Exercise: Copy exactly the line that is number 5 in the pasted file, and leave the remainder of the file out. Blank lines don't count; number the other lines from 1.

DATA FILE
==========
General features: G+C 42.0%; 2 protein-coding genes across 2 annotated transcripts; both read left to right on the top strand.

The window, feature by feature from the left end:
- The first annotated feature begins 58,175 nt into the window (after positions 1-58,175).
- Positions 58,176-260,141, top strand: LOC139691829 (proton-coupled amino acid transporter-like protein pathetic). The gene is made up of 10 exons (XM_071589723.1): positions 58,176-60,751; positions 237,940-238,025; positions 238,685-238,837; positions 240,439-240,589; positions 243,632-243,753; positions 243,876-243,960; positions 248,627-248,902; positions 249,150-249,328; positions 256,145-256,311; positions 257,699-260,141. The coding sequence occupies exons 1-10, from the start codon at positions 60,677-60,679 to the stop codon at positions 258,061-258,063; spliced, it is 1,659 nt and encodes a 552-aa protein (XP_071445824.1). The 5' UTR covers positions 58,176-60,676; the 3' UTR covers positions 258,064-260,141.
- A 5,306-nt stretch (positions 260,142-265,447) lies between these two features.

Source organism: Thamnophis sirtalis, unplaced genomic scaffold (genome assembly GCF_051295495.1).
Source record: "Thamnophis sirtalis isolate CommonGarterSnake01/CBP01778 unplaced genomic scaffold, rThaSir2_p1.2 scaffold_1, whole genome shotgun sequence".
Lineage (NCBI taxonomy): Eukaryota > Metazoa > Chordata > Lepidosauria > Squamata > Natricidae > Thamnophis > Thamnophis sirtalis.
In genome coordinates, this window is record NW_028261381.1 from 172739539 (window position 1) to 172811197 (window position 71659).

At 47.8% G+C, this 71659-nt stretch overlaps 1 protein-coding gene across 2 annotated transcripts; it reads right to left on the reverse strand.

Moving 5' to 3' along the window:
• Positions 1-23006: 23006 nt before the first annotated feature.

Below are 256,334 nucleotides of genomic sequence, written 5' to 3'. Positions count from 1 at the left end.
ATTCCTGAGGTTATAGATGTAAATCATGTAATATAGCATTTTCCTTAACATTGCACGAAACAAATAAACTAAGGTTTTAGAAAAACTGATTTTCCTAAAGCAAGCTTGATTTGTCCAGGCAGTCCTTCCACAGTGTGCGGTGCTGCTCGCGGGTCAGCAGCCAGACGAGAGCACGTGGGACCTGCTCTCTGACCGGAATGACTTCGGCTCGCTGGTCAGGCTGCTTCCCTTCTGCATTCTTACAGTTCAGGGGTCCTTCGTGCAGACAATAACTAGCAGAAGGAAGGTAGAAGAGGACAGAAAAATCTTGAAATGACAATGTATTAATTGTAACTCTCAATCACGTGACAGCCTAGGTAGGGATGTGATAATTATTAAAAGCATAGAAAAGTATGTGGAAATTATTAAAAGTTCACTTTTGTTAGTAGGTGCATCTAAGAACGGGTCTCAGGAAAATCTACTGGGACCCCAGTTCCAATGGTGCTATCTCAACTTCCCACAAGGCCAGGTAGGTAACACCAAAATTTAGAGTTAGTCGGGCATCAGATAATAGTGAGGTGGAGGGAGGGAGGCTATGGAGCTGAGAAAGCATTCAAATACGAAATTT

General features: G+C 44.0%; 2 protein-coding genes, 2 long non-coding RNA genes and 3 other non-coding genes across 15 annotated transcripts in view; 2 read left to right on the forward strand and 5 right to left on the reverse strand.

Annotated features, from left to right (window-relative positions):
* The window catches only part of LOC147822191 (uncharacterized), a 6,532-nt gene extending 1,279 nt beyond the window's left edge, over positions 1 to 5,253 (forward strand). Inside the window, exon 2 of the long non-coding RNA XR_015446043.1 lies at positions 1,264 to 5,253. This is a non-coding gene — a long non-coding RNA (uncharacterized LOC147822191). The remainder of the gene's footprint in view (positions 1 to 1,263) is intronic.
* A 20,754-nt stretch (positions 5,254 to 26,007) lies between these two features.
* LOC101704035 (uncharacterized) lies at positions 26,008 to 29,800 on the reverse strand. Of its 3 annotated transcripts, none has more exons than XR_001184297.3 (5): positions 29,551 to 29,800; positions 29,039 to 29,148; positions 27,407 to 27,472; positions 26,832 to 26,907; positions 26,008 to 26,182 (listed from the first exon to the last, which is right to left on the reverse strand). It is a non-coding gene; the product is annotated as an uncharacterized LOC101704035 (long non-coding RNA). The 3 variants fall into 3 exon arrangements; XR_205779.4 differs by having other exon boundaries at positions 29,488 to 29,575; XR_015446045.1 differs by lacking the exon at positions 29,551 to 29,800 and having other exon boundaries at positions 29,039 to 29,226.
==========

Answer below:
- A 5,306-nt stretch (positions 260,142-265,447) lies between these two features.